With the storm damage to the roof of our Spanish caseta repaired we were able to begin our life as transhumants or at least sample the peasant life. You see, during late June in inland Spain the fierce sun burns its way through a clear blue sky making outside, unshaded work nearly impossible for us North Europeans and quite unthinkable for the locals. Even typing this blog brought on a sweat. So what to do? Change lifestyle of course. Wallow in the traditional siesta and work in the mornings and evenings.
Yes, well, that was the idea. Our dream was to live in the expanded caseta for a few days at a time, rising with the sun or even before it, sleeping when it was at its worst (when only mad dogs and Englishman are about) then back to work in the cool of the evening before bedding down as darkness fell.
The first night we were in celebratory mood, really pleased to be living in the extended and refurbished caseta with its little shower room under the stairs and the reclaimed bed and table now installed after their long journey from Oxford. Beer was cooling in the irrigation channel below, the solar lights were functioning and I even took a cold, but satisfying shower before lighting the barbeque. All thoughts of labouring on the land flew from our minds as we found ourselves in party, rather than work, mood. We ate we drank. Up on the terrace we listened to a strange animal screaming, a frightening and, at times, troubled cry. It was really rather frightening and so loud in the pine woods above the caseta. No doubt it was a fox though someone suggested it might have been a genet cat. By that time the evening had flowed into night, yet it was not dark. The high bright moon still illuminated the huerto guiding me to the free range toilets - I haven’t quite solved the organic toilet problem yet, but I will. At present it’s a walk in the woods or a wooden seat above a bucket.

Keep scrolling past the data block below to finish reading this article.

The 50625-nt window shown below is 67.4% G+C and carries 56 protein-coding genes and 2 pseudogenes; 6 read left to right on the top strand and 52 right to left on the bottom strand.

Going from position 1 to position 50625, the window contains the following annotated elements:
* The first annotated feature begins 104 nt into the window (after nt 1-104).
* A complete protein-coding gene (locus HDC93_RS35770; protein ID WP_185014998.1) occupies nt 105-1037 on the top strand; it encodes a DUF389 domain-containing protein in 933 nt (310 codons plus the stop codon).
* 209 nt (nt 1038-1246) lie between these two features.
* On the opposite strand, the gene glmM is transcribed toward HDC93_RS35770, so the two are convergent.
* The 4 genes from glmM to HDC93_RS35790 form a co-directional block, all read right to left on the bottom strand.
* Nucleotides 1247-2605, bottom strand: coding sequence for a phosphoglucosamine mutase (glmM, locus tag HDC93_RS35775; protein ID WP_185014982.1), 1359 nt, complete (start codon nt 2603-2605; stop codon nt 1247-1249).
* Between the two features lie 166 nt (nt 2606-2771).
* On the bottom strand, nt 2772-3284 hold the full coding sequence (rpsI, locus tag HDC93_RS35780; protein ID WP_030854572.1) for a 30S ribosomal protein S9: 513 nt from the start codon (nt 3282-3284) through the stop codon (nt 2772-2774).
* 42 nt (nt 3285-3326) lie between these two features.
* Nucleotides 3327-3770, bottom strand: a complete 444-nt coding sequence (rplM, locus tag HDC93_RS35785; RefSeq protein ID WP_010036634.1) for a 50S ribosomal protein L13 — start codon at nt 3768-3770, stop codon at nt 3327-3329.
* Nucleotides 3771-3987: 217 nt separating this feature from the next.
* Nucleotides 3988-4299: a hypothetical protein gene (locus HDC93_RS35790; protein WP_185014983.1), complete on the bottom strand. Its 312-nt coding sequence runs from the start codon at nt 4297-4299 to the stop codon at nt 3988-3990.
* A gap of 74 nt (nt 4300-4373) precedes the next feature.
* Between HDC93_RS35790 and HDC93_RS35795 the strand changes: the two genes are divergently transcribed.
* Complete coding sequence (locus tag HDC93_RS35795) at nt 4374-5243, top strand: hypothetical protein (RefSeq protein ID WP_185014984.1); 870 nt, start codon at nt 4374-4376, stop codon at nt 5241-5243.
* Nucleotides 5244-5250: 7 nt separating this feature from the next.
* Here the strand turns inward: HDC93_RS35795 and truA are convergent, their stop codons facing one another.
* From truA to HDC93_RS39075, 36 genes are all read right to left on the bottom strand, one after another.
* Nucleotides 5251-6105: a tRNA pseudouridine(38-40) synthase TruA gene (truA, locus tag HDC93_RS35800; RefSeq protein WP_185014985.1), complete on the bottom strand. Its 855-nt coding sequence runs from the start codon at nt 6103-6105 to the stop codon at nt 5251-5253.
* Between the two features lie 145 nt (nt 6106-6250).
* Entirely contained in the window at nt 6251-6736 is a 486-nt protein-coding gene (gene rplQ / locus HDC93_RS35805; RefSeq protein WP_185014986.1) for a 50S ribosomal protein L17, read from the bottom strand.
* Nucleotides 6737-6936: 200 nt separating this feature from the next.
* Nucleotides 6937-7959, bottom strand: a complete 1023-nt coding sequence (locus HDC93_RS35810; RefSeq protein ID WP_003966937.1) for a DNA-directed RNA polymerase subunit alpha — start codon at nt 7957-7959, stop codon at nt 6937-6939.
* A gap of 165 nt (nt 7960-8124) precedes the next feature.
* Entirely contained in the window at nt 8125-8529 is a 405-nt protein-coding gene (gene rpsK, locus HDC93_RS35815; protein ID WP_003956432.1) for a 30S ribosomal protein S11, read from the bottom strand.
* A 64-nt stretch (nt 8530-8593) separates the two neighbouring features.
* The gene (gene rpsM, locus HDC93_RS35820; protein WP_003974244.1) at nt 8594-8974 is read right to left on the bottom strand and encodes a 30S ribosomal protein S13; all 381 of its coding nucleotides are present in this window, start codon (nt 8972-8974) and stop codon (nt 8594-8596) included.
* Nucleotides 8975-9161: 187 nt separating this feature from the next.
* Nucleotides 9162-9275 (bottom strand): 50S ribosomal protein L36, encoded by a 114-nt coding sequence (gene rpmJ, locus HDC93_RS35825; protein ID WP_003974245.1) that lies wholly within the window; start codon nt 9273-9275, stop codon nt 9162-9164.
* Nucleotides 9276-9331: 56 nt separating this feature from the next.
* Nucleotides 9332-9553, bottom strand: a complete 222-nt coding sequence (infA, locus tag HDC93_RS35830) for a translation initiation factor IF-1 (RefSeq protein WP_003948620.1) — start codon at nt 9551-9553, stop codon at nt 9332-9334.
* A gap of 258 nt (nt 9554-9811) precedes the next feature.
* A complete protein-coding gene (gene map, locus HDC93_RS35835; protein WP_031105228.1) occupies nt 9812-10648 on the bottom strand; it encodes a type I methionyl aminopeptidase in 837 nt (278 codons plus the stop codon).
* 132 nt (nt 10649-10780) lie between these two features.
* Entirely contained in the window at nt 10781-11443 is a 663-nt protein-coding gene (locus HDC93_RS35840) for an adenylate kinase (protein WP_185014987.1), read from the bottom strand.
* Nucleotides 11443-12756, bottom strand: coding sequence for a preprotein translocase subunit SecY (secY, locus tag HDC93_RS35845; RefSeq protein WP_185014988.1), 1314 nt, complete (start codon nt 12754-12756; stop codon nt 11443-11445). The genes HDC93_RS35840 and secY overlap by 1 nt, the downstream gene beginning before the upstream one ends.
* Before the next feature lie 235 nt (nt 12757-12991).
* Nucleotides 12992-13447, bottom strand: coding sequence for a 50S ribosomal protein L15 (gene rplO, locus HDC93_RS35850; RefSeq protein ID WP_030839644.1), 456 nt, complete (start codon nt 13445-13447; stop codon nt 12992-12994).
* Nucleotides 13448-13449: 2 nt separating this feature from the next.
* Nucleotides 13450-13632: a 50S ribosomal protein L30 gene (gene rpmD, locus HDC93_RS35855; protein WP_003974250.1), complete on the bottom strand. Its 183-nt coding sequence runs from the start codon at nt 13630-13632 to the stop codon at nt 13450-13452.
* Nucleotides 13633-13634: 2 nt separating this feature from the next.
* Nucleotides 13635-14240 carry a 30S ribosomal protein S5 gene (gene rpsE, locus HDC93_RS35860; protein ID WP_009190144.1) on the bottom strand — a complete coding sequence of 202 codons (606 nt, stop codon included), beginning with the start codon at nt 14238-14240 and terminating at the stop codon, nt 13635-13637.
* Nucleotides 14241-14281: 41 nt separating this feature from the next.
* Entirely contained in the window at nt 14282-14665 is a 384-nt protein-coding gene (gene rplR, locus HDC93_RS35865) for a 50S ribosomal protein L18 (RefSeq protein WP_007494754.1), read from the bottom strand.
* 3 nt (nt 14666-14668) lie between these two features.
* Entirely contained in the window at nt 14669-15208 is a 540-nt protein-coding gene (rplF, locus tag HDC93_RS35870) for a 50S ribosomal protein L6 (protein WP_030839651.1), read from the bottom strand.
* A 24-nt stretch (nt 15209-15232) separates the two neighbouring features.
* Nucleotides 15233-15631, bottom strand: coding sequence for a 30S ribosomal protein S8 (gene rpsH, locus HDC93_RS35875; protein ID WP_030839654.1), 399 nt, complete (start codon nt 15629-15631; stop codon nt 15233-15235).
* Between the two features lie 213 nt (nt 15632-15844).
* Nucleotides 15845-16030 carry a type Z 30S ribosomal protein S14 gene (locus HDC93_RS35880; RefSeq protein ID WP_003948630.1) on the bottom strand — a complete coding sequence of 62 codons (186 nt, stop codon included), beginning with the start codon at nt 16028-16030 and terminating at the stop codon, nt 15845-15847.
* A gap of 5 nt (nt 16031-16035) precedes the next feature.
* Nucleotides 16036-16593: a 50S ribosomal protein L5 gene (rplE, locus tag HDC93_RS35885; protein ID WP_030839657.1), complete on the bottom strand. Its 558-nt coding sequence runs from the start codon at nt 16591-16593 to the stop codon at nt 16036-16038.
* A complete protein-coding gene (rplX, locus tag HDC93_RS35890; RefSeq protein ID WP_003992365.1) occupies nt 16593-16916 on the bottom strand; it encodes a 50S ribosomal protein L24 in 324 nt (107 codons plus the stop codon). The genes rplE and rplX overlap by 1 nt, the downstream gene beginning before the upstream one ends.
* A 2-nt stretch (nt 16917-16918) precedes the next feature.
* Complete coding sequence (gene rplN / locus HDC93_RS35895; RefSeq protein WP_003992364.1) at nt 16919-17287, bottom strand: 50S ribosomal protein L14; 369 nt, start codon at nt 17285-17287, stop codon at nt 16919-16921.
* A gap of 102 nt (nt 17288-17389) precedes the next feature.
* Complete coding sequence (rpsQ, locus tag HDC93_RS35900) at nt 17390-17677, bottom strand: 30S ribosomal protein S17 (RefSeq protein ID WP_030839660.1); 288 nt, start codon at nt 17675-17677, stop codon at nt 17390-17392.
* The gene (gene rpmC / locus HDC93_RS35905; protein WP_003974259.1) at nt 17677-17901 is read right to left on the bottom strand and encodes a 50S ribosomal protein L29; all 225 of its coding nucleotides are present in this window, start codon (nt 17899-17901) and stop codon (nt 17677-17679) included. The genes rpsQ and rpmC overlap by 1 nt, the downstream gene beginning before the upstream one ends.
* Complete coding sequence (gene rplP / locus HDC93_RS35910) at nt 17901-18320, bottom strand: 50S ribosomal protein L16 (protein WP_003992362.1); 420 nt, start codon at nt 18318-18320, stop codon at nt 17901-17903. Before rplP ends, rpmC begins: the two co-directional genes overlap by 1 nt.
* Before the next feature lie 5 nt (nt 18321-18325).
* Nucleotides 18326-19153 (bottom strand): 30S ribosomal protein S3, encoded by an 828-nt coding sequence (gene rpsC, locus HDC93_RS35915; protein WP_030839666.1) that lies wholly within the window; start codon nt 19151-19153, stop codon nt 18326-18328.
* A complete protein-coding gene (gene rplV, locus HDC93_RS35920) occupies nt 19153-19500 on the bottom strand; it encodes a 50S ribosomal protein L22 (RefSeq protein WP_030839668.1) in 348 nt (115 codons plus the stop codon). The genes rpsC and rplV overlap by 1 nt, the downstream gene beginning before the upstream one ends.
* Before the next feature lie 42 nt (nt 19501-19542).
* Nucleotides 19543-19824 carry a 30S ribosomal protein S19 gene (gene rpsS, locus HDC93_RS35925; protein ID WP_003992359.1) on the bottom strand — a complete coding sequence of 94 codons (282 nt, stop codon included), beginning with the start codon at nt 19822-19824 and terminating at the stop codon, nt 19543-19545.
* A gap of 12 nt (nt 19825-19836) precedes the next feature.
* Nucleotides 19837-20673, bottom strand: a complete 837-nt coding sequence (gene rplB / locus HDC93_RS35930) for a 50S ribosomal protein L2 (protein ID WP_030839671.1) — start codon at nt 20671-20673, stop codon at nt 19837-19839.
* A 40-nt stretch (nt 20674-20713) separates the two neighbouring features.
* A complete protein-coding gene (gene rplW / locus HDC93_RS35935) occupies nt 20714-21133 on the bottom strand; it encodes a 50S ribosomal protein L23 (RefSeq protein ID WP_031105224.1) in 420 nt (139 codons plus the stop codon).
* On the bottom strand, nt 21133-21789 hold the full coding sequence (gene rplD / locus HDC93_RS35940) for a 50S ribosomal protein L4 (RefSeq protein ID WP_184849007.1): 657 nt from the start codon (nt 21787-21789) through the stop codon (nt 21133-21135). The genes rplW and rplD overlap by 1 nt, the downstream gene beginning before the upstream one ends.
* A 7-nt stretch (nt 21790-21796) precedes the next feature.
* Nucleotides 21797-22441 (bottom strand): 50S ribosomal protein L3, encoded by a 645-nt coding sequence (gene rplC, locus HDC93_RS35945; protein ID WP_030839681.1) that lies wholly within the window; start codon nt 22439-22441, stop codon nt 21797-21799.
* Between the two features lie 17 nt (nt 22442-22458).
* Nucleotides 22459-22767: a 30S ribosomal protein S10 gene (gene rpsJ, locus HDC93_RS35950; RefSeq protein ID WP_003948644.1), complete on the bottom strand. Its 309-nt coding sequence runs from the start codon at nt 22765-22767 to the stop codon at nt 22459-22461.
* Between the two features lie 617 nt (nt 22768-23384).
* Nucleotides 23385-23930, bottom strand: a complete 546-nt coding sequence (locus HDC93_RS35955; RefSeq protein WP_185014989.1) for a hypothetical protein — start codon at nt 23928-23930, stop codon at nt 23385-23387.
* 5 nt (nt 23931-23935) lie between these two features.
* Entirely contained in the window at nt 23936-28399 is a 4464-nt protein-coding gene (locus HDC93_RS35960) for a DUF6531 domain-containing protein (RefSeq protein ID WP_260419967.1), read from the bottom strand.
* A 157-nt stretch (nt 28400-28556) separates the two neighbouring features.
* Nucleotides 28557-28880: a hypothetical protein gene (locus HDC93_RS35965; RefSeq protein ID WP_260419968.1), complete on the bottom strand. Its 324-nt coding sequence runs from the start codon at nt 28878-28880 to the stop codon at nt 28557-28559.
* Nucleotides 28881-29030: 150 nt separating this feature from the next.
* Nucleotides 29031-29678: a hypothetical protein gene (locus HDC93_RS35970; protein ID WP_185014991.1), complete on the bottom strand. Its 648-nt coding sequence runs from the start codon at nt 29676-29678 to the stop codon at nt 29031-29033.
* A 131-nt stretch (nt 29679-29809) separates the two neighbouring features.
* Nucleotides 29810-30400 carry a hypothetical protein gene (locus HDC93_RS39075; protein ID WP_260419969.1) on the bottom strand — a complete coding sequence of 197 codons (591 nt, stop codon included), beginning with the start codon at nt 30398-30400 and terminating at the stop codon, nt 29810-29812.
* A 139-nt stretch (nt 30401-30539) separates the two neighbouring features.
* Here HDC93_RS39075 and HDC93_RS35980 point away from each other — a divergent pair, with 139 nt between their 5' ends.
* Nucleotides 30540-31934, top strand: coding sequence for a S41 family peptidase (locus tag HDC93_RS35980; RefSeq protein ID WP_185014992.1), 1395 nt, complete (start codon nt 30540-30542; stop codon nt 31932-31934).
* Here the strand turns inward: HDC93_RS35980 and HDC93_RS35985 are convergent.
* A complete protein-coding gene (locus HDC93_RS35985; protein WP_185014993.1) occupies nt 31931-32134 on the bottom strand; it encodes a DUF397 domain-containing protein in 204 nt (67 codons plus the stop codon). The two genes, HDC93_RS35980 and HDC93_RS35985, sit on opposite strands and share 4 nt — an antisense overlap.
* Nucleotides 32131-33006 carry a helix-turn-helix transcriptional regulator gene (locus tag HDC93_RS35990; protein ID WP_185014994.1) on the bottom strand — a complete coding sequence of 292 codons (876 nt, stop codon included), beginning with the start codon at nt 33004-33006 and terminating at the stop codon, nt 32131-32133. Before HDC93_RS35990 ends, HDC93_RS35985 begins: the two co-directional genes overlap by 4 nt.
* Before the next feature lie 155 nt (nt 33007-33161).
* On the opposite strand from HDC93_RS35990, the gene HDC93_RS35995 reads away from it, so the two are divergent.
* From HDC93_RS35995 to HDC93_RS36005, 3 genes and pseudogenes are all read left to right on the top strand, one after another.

I set the alarm for six but missed it and rose at eight to wander down to the third terrace with my scythe over my shoulder and sharpening stone in hand. I was leading the attack against the weeds that, during our year of absence, had overtaken the newly reclaimed area. My enemies were the barbed bramble, the sharp rooted pampas grass and tough-stemmed variety of grasses that had reinvaded our now desiccated vineyard and vegetable garden. I started valiantly, but they had the sun on their side. Even at this time in the morning my exertions with the scythe soon produced an almighty sweat. Droplets were running down my nose and plopping onto the thirsty soil at my feet. Feeling exhausted and somewhat faint I soon gave up and struggled back up the hill to the cool of the caseta where I remained for the rest of the day, working in the shade and taking a long siesta in the afternoon.
That evening I did some more scything in the shade of the big fig trees and the next morning I did get up at six and finished the job before the sun blasted me off the land. I also cleared a few of the olive trees in our overgrown grove below. Then, later that morning, we moved back to the cool of our village house, our first peasant period complete. It was enjoyable, but not a great success work-wise. Becoming peasants may take some time.